Only one way. The house. The body. What
hisses, what gnaws—how to see what I’m
meant to see. When is time inconsolable
(and the world, there is no hurry)? The river
made of eyes, the lake made of bone. The thick
underneath, the waterline, mud that breathes,
notches whatever roils in and down. Stalks
of reeds I cannot name, seeds floating down
the current. But the lake—where we stay, where
we sleep, eat—is still. A campfire, wet wood
sweating, spitting, smoking. A signal. Time slows,
doubles over itself like a line cast from shore.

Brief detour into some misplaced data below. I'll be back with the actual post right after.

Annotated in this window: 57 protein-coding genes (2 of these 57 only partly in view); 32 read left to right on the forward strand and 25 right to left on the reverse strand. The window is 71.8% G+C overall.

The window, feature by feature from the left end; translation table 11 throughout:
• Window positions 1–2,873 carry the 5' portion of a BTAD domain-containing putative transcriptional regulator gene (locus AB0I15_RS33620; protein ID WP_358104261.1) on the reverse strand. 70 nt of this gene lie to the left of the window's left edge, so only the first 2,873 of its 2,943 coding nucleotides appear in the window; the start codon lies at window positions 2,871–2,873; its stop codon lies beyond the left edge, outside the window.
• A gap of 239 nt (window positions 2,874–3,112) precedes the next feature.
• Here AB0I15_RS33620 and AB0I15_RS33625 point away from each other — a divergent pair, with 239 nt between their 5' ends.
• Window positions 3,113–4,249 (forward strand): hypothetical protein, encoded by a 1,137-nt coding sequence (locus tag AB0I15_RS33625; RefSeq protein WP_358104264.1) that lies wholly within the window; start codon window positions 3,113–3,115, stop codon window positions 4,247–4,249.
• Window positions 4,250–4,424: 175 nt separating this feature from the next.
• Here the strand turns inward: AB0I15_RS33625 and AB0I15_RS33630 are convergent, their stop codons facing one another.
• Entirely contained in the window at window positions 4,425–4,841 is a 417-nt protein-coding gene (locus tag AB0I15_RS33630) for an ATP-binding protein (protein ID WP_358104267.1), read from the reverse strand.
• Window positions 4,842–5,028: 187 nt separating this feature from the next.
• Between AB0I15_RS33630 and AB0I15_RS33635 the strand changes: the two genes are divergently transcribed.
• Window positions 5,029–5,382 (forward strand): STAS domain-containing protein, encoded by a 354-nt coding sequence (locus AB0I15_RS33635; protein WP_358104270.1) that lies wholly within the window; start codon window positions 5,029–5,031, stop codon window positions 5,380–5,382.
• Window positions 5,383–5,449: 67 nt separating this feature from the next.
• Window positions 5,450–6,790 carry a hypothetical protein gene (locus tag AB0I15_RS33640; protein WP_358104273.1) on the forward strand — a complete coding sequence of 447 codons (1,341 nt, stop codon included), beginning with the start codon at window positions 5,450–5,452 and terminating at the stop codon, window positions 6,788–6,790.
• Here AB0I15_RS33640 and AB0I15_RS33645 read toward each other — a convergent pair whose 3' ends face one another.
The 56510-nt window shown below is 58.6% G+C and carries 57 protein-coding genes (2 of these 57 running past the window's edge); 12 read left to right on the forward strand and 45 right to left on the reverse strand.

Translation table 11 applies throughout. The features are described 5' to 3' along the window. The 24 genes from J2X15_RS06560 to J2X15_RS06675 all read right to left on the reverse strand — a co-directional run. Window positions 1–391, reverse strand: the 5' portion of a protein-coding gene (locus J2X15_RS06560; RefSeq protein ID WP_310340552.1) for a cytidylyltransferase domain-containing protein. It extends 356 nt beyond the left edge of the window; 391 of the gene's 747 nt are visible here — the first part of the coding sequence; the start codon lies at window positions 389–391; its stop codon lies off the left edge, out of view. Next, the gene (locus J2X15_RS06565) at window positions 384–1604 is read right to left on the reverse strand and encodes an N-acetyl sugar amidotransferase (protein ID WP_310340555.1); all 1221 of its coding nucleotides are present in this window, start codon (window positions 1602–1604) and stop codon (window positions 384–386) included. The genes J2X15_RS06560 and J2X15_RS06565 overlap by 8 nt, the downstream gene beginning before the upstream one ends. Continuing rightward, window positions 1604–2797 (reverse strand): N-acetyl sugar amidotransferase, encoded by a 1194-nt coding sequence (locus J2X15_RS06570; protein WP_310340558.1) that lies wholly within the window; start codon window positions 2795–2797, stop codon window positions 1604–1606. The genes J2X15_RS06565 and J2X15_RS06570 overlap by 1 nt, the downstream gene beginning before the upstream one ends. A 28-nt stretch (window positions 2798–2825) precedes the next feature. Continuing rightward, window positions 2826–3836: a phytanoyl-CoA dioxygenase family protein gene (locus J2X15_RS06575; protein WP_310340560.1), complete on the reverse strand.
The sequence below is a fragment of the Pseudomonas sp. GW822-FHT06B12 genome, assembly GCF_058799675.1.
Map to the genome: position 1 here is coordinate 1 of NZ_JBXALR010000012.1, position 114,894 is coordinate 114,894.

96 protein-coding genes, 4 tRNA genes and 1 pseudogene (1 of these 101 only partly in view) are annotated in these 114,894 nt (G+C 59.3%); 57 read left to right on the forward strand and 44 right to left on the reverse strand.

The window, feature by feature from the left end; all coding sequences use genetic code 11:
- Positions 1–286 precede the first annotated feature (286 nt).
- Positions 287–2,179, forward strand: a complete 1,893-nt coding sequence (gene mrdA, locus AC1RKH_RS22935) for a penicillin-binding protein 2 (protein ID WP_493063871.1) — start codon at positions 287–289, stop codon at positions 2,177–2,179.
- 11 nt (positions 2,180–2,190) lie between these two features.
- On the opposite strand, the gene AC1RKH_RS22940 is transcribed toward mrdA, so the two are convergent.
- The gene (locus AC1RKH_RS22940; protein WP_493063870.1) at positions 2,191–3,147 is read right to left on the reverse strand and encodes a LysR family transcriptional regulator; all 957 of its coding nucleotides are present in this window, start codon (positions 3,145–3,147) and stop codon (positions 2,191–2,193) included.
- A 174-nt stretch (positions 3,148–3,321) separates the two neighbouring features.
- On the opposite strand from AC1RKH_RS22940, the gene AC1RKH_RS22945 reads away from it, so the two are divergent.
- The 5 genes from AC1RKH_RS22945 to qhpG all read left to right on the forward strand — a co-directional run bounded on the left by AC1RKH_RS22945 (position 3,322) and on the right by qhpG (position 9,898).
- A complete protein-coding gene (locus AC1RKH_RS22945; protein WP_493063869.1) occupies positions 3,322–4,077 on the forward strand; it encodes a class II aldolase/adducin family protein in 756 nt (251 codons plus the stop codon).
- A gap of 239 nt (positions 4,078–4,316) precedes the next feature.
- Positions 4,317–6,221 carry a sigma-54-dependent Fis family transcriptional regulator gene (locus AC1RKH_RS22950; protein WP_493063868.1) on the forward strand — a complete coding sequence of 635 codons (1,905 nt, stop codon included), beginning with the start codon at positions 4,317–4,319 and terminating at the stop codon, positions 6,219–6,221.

It’s dusk in the silt, the sand. The walleye, gold
like light, black light shadow, hurtle to the shore.
Gary McDowell is the author of the forthcoming book Aflame, winner of the 2019 White Pine Press Poetry Prize. He’s also the author of Caesura: Essays (Otis Books, 2017) and five previous collections of poetry, most recently Mysteries in a World that Thinks There Are None (Burnside Review Press, 2016). His work has recently appeared in The Nation, American Poetry Review, The Southern Review, and Gulf Coast. He’s associate professor of English at Belmont University and lives near Nashville with his family.